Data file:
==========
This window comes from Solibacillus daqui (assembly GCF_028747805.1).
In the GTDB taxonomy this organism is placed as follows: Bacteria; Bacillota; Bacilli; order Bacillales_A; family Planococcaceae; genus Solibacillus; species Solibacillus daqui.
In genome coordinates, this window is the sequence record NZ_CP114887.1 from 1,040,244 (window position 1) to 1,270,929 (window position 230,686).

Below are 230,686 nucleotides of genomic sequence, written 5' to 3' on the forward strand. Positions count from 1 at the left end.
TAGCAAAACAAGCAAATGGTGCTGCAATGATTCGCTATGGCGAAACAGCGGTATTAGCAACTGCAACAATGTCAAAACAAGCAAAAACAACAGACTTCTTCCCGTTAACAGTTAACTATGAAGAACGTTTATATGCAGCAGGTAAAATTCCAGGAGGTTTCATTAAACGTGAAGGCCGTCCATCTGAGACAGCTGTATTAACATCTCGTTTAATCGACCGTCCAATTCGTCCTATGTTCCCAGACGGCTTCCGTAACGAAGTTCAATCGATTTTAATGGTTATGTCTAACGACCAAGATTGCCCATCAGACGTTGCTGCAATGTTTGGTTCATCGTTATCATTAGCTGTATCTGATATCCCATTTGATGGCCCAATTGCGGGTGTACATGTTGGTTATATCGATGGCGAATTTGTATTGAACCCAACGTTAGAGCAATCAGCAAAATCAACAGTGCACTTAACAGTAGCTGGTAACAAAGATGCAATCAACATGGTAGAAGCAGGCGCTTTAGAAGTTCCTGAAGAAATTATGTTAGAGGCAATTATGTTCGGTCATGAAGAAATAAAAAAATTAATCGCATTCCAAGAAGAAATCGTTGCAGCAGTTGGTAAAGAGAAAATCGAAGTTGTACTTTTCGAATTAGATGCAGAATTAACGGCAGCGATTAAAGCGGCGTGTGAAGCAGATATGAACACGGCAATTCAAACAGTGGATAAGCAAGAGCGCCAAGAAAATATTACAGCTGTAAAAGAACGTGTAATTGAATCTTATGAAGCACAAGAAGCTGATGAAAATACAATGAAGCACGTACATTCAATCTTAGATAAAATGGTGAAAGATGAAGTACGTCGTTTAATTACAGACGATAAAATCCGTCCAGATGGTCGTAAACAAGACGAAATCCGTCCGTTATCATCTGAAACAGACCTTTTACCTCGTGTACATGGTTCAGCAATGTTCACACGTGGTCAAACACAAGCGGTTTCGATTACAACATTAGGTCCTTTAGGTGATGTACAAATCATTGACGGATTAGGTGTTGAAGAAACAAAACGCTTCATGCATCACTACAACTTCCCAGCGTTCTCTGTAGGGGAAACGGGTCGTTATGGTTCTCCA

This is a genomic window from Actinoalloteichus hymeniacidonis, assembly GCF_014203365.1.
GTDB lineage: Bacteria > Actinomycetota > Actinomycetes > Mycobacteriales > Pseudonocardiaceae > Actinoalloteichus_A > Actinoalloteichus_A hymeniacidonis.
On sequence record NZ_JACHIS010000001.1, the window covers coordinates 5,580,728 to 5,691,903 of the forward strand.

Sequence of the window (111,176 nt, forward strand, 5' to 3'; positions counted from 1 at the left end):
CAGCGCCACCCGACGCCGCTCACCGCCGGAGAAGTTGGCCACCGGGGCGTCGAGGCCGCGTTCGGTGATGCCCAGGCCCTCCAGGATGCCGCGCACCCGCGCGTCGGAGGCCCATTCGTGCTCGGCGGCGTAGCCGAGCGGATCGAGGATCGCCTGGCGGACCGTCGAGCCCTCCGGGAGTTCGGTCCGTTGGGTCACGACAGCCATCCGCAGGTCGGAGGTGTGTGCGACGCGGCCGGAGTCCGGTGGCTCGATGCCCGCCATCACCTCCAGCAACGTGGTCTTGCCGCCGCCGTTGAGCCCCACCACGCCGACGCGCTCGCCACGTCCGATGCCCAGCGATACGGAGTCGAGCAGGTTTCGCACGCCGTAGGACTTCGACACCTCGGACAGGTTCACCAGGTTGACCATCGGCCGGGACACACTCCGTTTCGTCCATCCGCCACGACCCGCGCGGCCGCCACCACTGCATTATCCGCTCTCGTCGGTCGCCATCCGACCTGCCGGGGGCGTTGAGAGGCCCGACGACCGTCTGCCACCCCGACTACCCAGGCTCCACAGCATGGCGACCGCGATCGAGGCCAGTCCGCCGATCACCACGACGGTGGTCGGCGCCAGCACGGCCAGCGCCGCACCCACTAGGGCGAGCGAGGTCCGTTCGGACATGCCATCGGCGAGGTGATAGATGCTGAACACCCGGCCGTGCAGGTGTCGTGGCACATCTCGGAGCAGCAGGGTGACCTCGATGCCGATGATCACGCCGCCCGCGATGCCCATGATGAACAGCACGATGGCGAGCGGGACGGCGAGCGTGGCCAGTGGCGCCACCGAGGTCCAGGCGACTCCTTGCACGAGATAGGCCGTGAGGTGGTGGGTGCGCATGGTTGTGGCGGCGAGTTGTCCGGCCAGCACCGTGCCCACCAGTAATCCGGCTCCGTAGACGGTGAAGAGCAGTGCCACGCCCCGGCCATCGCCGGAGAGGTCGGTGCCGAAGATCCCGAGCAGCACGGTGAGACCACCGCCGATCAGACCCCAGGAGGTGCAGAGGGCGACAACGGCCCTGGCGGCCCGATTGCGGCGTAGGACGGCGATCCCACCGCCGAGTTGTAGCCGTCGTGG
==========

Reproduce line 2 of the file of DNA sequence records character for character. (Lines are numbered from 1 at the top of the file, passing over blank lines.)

In the GTDB taxonomy this organism is placed as follows: Bacteria; Bacillota; Bacilli; order Bacillales_A; family Planococcaceae; genus Solibacillus; species Solibacillus daqui.